Technology Transfer Coordinator for the U.S. Department of Energy (DOE), Dr. Karina Edmonds agrees. As Coordinator, Edmonds is charged with the goal of “lowering the barriers from lab to market” for clean energy technologies. According to Edmonds, this includes establishing a better working relationship between the DOE and start-ups via the Startup America Initiative. The Initiative’s goals are threefold: 1) reducing barriers; 2) increasing access to capital; and 3) promoting mentor opportunities.

Of course, it’s no surprise that obtaining financing at each stage of development continues to be a challenge for clean energy companies and where much of their “work” is expended. Rentricity’s Chief Operating Officer, Dan Connors, said, “most cleantech investment opportunities simply do not have the scalability or “capital efficiency” that VC’s prefer and have found in other technology industries like IT or communications.”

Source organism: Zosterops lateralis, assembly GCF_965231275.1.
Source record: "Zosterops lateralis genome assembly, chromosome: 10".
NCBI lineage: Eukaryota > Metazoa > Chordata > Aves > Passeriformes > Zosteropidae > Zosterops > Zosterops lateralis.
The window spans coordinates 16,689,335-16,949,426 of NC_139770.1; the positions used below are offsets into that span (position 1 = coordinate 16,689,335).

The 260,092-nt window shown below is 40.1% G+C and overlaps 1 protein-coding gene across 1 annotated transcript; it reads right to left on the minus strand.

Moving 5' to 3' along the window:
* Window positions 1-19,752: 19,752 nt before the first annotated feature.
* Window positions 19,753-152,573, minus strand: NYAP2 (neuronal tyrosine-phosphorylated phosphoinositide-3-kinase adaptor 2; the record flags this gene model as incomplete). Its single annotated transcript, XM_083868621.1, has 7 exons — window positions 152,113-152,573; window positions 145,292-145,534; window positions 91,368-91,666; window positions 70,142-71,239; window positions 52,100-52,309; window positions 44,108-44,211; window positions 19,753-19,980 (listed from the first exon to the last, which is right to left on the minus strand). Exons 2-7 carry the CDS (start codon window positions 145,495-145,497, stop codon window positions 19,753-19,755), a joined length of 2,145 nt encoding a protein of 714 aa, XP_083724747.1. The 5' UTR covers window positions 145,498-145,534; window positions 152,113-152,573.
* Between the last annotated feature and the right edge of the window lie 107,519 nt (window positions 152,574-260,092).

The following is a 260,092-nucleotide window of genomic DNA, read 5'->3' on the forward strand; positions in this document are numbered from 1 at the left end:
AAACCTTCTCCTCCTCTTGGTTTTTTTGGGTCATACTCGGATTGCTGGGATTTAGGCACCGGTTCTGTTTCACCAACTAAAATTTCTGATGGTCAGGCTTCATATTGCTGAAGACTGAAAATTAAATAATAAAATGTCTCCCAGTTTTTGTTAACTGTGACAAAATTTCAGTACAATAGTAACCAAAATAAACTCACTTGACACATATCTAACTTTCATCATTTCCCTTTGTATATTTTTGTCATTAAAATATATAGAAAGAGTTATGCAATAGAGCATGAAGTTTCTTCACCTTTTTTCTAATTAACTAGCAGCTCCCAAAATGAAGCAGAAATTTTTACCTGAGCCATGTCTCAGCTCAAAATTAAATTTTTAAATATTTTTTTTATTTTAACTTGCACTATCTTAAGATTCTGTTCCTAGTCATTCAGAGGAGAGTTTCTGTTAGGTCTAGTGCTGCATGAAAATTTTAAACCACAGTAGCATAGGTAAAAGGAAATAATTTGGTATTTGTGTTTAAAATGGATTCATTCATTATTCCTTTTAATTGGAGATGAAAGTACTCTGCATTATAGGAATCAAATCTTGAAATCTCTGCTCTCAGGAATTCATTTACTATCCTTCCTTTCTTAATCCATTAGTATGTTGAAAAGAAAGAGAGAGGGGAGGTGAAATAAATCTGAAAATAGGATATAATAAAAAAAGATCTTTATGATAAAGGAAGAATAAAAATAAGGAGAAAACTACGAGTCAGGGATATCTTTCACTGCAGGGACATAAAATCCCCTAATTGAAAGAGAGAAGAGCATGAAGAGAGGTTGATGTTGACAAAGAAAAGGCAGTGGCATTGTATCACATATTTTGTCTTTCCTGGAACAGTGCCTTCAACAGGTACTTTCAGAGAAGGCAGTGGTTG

He noted, “Government needs to provide a set of incentives, with accompanying requirements and rules, which are consistent and long-term. As the solar industry can attest, short term incentives that expire the next budget cycle are a boom/bust cycle of false starts. Additionally, the investment community, from VC’s to commercial banks, should be further incentivized to financially support companies that help the country meet its energy, environmental and economic goals.” For Rentricity, work towards obtaining project finance to support their “PPA business model” to penetrate its Tier 2 market is a continuous challenge.